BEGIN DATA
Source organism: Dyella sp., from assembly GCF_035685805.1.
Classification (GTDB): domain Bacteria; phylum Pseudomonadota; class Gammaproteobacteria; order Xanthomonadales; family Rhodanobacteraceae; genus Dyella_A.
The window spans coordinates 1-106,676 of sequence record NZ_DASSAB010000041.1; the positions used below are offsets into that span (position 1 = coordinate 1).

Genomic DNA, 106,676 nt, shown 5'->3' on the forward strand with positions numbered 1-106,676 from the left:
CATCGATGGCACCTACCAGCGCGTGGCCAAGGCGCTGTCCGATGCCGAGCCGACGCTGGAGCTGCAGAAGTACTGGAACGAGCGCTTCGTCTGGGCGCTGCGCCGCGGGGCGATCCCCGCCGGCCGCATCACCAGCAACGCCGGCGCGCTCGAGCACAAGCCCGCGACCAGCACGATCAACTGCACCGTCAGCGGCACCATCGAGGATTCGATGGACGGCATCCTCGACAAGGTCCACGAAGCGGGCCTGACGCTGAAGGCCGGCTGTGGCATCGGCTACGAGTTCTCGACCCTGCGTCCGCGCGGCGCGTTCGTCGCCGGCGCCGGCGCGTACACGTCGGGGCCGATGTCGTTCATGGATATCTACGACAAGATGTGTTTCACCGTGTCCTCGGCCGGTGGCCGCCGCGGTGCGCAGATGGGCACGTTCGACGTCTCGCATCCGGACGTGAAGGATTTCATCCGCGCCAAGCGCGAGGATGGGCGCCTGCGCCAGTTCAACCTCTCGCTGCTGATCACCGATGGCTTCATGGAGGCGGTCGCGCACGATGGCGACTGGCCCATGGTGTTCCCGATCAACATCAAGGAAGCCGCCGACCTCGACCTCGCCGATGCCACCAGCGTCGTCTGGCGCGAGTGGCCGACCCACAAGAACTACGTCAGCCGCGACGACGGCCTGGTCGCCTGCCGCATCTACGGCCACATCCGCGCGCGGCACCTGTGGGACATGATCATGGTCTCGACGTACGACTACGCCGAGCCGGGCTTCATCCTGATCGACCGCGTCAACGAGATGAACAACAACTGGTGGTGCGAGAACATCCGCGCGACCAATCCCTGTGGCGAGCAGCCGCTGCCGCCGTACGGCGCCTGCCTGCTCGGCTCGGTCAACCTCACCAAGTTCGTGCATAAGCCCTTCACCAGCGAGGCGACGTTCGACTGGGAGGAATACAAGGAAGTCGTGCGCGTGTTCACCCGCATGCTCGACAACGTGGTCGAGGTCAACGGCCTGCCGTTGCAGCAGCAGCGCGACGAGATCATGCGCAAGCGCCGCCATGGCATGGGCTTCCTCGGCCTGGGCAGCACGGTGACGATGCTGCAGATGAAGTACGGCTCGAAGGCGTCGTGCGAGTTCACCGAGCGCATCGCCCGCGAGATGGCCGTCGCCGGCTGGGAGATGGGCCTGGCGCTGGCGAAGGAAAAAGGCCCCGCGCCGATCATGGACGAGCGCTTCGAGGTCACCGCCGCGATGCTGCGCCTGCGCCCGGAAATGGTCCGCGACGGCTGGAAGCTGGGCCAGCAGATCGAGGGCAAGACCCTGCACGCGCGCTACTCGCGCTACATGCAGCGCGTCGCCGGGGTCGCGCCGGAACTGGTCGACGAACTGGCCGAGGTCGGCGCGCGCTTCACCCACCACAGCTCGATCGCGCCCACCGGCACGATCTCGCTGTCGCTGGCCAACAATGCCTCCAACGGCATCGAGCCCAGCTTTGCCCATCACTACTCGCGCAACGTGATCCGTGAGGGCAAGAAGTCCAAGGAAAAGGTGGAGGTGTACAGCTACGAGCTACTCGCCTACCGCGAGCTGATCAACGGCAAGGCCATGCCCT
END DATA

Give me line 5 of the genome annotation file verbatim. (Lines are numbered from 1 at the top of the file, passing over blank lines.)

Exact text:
CATCGATGGCACCTACCAGCGCGTGGCCAAGGCGCTGTCCGATGCCGAGCCGACGCTGGAGCTGCAGAAGTACTGGAACGAGCGCTTCGTCTGGGCGCTGCGCCGCGGGGCGATCCCCGCCGGCCGCATCACCAGCAACGCCGGCGCGCTCGAGCACAAGCCCGCGACCAGCACGATCAACTGCACCGTCAGCGGCACCATCGAGGATTCGATGGACGGCATCCTCGACAAGGTCCACGAAGCGGGCCTGACGCTGAAGGCCGGCTGTGGCATCGGCTACGAGTTCTCGACCCTGCGTCCGCGCGGCGCGTTCGTCGCCGGCGCCGGCGCGTACACGTCGGGGCCGATGTCGTTCATGGATATCTACGACAAGATGTGTTTCACCGTGTCCTCGGCCGGTGGCCGCCGCGGTGCGCAGATGGGCACGTTCGACGTCTCGCATCCGGACGTGAAGGATTTCATCCGCGCCAAGCGCGAGGATGGGCGCCTGCGCCAGTTCAACCTCTCGCTGCTGATCACCGATGGCTTCATGGAGGCGGTCGCGCACGATGGCGACTGGCCCATGGTGTTCCCGATCAACATCAAGGAAGCCGCCGACCTCGACCTCGCCGATGCCACCAGCGTCGTCTGGCGCGAGTGGCCGACCCACAAGAACTACGTCAGCCGCGACGACGGCCTGGTCGCCTGCCGCATCTACGGCCACATCCGCGCGCGGCACCTGTGGGACATGATCATGGTCTCGACGTACGACTACGCCGAGCCGGGCTTCATCCTGATCGACCGCGTCAACGAGATGAACAACAACTGGTGGTGCGAGAACATCCGCGCGACCAATCCCTGTGGCGAGCAGCCGCTGCCGCCGTACGGCGCCTGCCTGCTCGGCTCGGTCAACCTCACCAAGTTCGTGCATAAGCCCTTCACCAGCGAGGCGACGTTCGACTGGGAGGAATACAAGGAAGTCGTGCGCGTGTTCACCCGCATGCTCGACAACGTGGTCGAGGTCAACGGCCTGCCGTTGCAGCAGCAGCGCGACGAGATCATGCGCAAGCGCCGCCATGGCATGGGCTTCCTCGGCCTGGGCAGCACGGTGACGATGCTGCAGATGAAGTACGGCTCGAAGGCGTCGTGCGAGTTCACCGAGCGCATCGCCCGCGAGATGGCCGTCGCCGGCTGGGAGATGGGCCTGGCGCTGGCGAAGGAAAAAGGCCCCGCGCCGATCATGGACGAGCGCTTCGAGGTCACCGCCGCGATGCTGCGCCTGCGCCCGGAAATGGTCCGCGACGGCTGGAAGCTGGGCCAGCAGATCGAGGGCAAGACCCTGCACGCGCGCTACTCGCGCTACATGCAGCGCGTCGCCGGGGTCGCGCCGGAACTGGTCGACGAACTGGCCGAGGTCGGCGCGCGCTTCACCCACCACAGCTCGATCGCGCCCACCGGCACGATCTCGCTGTCGCTGGCCAACAATGCCTCCAACGGCATCGAGCCCAGCTTTGCCCATCACTACTCGCGCAACGTGATCCGTGAGGGCAAGAAGTCCAAGGAAAAGGTGGAGGTGTACAGCTACGAGCTACTCGCCTACCGCGAGCTGATCAACGGCAAGGCCATGCCCT